Print / View Finding Aid as Single Page

Brooklyn Historical Society logo

Guide to the Sarita Daftary-Steel collection of East New York oral histories 2015.011

Brooklyn Historical Society
128 Pierrepont Street
Brooklyn 11201

Brooklyn Historical Society

Collection processed by John Zarrillo

This finding aid was produced using ArchivesSpace on June 01, 2017
Finding aid written in English using Describing Archives: A Content Standard

Biographical note

Sarita Daftary-Steel is a community organizer who worked for United Community Centers from 2003 to 2013, most of those years as the East New York Farms! Project Director. As of 2016, she is the Program Director for the El Puente Green Light District and Williamsburg Leadership Center. She attended Georgetown University, where she received a degree in sociology and government, and is also a graduate of the Leadership New York Fellowship, organized by Coro New York and the Leadership Caucus of the Community Resource Exchange.

Source: "Program Directors," El Puente, accessed November 28, 2016,

Historical note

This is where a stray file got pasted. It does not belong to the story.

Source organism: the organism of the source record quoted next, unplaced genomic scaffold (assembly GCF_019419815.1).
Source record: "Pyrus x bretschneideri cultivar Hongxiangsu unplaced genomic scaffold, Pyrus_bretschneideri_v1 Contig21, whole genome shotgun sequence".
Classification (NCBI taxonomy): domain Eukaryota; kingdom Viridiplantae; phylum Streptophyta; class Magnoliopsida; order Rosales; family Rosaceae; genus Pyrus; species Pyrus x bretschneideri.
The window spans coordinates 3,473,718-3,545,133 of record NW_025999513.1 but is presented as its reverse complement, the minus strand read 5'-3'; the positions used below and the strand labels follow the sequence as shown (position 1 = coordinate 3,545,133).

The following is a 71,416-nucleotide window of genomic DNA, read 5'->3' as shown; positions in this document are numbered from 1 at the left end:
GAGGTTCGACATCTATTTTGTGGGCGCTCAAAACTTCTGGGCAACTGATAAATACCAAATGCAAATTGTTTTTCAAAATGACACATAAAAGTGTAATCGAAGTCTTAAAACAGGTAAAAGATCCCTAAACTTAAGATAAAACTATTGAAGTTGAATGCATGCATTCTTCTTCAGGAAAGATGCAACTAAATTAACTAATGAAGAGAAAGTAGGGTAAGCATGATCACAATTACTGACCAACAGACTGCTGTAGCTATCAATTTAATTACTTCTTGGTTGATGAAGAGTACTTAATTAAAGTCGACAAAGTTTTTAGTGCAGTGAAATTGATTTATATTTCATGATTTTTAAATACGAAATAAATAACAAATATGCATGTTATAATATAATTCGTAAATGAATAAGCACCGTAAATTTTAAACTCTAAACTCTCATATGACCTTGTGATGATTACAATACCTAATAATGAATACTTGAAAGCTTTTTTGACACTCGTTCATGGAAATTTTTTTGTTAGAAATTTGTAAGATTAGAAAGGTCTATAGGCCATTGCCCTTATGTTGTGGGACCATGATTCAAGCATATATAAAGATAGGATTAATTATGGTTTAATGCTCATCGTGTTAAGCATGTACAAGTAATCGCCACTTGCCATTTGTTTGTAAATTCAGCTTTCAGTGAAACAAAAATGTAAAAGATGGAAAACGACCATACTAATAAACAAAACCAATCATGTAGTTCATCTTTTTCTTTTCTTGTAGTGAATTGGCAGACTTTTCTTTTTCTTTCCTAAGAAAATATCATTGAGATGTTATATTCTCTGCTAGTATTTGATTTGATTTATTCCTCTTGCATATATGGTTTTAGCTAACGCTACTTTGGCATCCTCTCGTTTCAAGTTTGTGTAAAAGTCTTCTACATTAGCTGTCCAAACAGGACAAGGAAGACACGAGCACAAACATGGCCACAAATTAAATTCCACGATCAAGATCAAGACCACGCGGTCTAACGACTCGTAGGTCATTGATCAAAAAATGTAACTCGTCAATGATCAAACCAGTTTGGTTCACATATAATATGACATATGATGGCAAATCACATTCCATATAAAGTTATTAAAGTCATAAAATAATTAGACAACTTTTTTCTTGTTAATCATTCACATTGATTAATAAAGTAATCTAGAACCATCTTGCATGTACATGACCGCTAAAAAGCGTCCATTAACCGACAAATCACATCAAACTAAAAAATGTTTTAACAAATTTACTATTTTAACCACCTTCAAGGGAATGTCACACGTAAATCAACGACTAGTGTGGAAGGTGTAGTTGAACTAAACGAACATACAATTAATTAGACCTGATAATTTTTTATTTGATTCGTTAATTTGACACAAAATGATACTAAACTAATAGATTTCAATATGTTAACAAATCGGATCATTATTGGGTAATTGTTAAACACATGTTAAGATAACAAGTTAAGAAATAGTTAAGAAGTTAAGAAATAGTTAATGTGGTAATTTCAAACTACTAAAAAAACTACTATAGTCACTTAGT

The East New York neighborhood of Brooklyn was established as part of the Town of Flatbush in 1835 by John Pitkin. It became the independent Town of New Lots in 1852 and was then annexed by the City of Brooklyn in 1886. By the mid-twentieth century, the neighborhood was predominantly Jewish, with some Italian and Irish residents. Starting in the 1950s, African Americans from the Southern United States, as well as Puerto Ricans, began migrating to the neighborhood in search of employment in New York City. As a result of city government policies and real estate interests influencing residents to sell their homes, the neighborhood experienced a rapid demographic change, and most White residents had left by the 1970s. The area then experienced rapid decline in city services, a rise in crime, and an increase of gang and drug activity. Concerned residents formed a number of community organizations to combat the neighborhood's decline. As of 2016, the neighborhood is once again facing the possibility of major demographic changes as the result of gentrification and a lack of affordable housing.